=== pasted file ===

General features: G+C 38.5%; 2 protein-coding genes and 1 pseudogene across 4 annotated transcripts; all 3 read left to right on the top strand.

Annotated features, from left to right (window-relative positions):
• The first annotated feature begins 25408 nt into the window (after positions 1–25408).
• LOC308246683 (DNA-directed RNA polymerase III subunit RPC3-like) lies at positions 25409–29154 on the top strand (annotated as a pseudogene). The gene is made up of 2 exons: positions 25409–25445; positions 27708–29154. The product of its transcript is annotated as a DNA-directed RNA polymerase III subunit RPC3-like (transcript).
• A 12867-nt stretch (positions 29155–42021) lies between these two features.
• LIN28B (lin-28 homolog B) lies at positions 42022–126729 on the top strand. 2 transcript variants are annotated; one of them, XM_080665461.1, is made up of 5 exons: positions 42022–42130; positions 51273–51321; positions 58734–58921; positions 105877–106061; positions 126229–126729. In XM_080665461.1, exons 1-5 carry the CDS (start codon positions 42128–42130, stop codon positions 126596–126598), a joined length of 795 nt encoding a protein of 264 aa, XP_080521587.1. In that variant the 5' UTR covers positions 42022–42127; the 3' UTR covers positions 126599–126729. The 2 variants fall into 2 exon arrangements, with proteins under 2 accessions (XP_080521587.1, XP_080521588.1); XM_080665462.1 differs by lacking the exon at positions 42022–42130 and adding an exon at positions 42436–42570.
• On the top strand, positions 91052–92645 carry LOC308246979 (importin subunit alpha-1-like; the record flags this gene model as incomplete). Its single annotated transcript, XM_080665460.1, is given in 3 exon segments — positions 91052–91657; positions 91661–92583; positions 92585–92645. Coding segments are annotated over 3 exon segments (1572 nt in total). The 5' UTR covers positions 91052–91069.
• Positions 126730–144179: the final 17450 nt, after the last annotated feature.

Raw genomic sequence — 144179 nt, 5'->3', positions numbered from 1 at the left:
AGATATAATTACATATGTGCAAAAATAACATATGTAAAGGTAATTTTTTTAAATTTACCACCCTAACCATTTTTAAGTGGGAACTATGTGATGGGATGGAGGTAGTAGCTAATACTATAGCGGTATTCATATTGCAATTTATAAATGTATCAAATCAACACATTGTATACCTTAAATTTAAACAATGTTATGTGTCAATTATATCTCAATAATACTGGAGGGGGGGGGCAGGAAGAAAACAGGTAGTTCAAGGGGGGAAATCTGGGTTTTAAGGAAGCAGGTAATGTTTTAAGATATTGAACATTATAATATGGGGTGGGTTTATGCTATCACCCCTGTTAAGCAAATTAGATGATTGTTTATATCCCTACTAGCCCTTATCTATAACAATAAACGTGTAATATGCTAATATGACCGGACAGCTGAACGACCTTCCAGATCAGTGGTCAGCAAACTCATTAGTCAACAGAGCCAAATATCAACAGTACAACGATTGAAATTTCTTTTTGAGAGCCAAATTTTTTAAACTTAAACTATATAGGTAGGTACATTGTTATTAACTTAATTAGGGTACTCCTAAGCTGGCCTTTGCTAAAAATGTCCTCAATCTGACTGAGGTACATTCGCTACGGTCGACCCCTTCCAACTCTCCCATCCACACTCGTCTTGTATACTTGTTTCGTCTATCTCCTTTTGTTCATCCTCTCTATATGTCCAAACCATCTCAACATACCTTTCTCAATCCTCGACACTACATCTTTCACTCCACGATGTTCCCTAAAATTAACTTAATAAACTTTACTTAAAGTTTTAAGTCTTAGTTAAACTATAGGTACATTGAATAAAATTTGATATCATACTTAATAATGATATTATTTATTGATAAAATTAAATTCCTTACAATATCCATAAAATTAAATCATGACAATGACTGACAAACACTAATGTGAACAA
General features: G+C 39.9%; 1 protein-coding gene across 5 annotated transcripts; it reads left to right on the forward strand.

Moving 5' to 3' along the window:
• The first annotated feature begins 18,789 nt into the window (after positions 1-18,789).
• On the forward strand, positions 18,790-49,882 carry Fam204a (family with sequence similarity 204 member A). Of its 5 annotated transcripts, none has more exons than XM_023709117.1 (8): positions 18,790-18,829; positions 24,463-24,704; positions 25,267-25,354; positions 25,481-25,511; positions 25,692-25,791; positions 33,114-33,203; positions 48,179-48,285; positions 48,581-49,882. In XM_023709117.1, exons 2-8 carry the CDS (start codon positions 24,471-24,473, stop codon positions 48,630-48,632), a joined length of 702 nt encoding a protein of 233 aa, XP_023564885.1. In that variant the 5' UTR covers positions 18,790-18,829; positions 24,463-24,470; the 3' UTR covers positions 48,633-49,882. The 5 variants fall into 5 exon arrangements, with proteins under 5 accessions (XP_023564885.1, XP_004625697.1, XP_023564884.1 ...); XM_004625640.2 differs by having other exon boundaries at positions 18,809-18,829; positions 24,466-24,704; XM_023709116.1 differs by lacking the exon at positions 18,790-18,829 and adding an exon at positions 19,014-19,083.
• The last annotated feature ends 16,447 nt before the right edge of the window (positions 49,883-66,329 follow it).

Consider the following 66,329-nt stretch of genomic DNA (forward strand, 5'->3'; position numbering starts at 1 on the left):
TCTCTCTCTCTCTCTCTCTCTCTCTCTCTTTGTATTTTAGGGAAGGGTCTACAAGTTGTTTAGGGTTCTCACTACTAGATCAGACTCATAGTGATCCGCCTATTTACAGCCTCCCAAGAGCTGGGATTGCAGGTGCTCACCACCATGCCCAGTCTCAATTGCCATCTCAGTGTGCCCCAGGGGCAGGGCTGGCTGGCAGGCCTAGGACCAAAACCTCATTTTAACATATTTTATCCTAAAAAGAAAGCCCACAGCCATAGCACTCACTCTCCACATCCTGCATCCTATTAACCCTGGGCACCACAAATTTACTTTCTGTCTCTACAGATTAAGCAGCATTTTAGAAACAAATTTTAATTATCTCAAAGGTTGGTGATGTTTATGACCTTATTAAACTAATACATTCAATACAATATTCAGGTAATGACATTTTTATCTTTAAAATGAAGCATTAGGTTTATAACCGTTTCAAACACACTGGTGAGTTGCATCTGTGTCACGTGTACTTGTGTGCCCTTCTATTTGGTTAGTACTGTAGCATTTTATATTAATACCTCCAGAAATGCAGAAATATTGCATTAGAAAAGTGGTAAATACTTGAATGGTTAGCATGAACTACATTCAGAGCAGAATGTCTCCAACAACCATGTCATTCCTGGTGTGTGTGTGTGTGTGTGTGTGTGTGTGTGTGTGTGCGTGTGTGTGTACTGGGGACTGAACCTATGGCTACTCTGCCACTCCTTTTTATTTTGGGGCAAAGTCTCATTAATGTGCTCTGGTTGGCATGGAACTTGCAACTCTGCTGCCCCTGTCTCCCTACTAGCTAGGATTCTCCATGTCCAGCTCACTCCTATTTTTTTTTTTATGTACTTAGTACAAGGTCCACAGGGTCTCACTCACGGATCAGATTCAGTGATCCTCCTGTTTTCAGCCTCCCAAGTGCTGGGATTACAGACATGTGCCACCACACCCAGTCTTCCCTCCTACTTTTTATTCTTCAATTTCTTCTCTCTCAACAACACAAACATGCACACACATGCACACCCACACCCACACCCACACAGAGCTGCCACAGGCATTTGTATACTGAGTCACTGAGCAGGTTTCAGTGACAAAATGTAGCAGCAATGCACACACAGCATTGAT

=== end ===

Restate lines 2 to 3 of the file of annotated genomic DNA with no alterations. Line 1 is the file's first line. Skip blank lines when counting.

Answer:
Annotated features, from left to right (window-relative positions):
• The first annotated feature begins 25408 nt into the window (after positions 1–25408).